Saturday, September 14, 2019 1:30 pm - 5:00 pm
Wendy Schiller / Brown University
Renowned Brown University Political Science Professor Wendy Schiller will discuss the candidates for president in the 2020 election. She will assess each candidate's strengths and weaknesses in the context of the party convention and platform, personality, organization, and fundraising. She will explain the strategies that candidates will have to employ to win key states and ensure turnout among their own party's base, as well as independent voters, in order to win the the general election.
Professor Schiller will also place the 2020 election in historic, demographic, and political context as it compares to other elections. How has the electorate changed in terms of age, gender, income, education and race? What are the key issues likely to be in this election that are the same or different from prior elections? How will social media change the fundamentals of campaigning? She will also cover the ways in which the congressional elections for the U.S. House and U.S. Senate will interact with the presidential elections.
Candidates scheduled to be discussed:
Joe Biden, Cory Booker, Pete Buttigieg, Bill de Blasio, Julián Castro, Tulsi Gabbard, Kirsten Gillibrand, Kamala Harris, John Hickenlooper, Jay Inslee, Amy Klobuchar, Beto O'Rourke, Tim Ryan, Bernie Sanders, Elizabeth Warren, Marianne Williamson, Andrew Yang, & Donald Trump
Wendy Schiller is the Chair of the Political Science Department at Brown University. She is an expert in the field of the U.S. Congress and political representation, and the recent recipient of a National Science Foundation grant to study party conflict and factionalism in the U.S. Senate. Professor Schiller has been a guest scholar at the Brookings Institution and a six-time recipient of the Undergraduate Teaching and Research Award at Brown.
Stephen Kotkin / Princeton University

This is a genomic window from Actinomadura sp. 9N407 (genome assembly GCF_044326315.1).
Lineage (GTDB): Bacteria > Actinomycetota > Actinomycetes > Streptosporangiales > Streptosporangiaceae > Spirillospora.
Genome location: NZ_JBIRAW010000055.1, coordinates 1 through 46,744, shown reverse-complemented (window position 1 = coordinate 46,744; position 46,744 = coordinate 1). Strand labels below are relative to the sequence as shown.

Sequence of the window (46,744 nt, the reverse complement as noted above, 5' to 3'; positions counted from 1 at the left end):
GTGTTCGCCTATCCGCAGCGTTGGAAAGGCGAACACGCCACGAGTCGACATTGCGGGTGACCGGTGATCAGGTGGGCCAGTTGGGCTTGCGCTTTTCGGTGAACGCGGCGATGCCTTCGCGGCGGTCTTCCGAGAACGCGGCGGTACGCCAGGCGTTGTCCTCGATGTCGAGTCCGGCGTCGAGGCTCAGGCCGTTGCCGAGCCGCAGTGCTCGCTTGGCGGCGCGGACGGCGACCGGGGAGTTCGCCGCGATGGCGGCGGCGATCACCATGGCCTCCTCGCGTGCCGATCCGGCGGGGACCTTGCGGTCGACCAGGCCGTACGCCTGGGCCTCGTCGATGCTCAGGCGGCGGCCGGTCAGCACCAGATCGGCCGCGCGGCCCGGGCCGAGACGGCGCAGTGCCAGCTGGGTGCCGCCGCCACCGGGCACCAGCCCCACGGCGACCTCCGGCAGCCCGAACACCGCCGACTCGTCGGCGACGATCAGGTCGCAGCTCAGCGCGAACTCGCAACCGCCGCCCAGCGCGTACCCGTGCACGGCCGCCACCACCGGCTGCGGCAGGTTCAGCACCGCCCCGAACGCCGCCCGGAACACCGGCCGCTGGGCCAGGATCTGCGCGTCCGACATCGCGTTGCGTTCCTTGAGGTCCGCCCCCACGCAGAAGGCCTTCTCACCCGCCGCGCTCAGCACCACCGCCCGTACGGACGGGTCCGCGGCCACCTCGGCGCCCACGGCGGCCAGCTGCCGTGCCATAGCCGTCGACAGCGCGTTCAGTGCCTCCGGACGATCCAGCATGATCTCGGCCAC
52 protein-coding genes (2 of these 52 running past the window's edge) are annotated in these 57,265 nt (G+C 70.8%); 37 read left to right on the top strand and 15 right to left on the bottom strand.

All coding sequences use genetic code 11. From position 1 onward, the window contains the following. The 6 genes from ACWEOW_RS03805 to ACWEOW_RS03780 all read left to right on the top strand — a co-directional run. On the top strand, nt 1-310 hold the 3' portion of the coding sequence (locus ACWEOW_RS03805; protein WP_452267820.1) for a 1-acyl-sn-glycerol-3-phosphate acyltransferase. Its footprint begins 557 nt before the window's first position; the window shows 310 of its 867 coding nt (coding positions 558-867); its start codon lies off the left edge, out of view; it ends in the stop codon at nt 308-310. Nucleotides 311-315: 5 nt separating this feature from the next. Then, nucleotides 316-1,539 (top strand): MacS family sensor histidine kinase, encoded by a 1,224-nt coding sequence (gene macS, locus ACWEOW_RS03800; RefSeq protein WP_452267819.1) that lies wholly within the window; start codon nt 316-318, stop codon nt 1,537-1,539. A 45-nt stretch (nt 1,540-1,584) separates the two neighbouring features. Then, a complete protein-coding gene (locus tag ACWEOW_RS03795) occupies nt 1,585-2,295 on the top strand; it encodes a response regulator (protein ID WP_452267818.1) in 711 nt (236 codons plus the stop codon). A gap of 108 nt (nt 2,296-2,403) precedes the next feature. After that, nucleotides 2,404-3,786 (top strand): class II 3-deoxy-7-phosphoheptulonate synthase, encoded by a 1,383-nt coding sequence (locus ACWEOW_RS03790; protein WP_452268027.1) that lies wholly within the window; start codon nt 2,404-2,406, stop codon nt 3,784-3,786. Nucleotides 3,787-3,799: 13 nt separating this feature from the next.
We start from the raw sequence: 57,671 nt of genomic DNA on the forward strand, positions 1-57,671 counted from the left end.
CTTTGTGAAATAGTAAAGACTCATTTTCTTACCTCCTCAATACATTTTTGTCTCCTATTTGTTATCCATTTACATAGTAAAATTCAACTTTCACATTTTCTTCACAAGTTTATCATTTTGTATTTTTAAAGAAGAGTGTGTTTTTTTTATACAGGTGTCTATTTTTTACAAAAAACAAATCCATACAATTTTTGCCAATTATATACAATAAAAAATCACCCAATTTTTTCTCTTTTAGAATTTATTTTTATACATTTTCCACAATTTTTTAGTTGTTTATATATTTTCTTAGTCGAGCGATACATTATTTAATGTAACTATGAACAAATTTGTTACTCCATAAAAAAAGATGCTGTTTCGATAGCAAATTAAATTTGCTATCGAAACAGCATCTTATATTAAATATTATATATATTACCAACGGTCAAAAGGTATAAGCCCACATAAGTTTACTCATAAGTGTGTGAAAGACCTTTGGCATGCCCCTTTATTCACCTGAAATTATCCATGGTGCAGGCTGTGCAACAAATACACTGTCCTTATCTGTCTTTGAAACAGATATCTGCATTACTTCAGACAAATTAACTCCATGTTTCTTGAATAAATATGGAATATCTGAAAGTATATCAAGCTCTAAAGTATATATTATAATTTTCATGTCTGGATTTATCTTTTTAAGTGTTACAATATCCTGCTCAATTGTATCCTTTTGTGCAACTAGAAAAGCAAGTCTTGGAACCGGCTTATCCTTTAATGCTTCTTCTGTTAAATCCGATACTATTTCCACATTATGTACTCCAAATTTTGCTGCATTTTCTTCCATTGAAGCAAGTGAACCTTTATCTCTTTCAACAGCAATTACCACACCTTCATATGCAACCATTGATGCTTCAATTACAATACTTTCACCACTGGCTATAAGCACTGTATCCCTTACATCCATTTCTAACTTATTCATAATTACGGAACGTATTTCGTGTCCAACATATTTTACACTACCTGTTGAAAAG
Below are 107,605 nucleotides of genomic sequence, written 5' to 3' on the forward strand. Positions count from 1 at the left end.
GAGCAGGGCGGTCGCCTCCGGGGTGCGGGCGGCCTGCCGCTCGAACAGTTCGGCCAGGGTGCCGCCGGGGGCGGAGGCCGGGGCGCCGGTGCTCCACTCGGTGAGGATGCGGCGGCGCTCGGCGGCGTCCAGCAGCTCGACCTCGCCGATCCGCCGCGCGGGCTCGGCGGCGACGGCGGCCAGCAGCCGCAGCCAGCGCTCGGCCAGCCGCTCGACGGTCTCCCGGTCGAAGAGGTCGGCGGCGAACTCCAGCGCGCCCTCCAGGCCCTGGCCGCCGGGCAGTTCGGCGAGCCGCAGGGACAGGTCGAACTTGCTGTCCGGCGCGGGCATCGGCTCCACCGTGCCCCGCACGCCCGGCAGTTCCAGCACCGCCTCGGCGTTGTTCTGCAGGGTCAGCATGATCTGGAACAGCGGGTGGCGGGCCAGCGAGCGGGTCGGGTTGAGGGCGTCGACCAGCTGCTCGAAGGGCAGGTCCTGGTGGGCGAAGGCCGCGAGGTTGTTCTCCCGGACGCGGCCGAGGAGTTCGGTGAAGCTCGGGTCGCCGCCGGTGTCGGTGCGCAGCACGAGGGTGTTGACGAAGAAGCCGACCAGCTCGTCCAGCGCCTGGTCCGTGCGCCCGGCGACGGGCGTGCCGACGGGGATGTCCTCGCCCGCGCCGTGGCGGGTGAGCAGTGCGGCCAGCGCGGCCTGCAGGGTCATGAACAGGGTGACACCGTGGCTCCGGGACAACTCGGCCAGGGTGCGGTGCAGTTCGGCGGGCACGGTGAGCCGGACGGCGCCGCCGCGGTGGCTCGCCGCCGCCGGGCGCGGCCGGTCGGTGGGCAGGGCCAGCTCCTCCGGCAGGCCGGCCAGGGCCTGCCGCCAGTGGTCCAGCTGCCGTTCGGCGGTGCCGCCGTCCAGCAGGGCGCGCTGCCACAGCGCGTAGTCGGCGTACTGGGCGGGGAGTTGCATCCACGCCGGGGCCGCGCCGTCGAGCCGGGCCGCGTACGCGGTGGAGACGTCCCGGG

China’s growth presents one of the most remarkable stories ever recorded in world history. Under Mao, half a century ago, the world’s most populous country experienced famine, mass violence, and chaos. Average income was a mere $200 – annually. Today, of course, China is the world’s second largest economy, and many predict it will soon overtake the United States.
How did this happen? Will China continue to flourish, or might it crash? Does China seek world domination? What are the consequences of China’s rise for the United States? What are China’s and America’s strengths and weaknesses? Why did President Donald Trump launch a trade war? How will the trade war evolve? In the end, can the two giants find a way to share the planet and address global problems together?
Stephen Kotkin is the John P. Birkelund Professor in History and International Affairs at Princeton. Professor Kotkin established the department’s Global History workshop. He serves on the core editorial committee of the journal, World Politics. He founded and edits a book series on Northeast Asia. From 2003 until 2007, he was a member and then chair of the editorial board at Princeton University Press, and is a regular book reviewer for the New York Times Sunday Business section.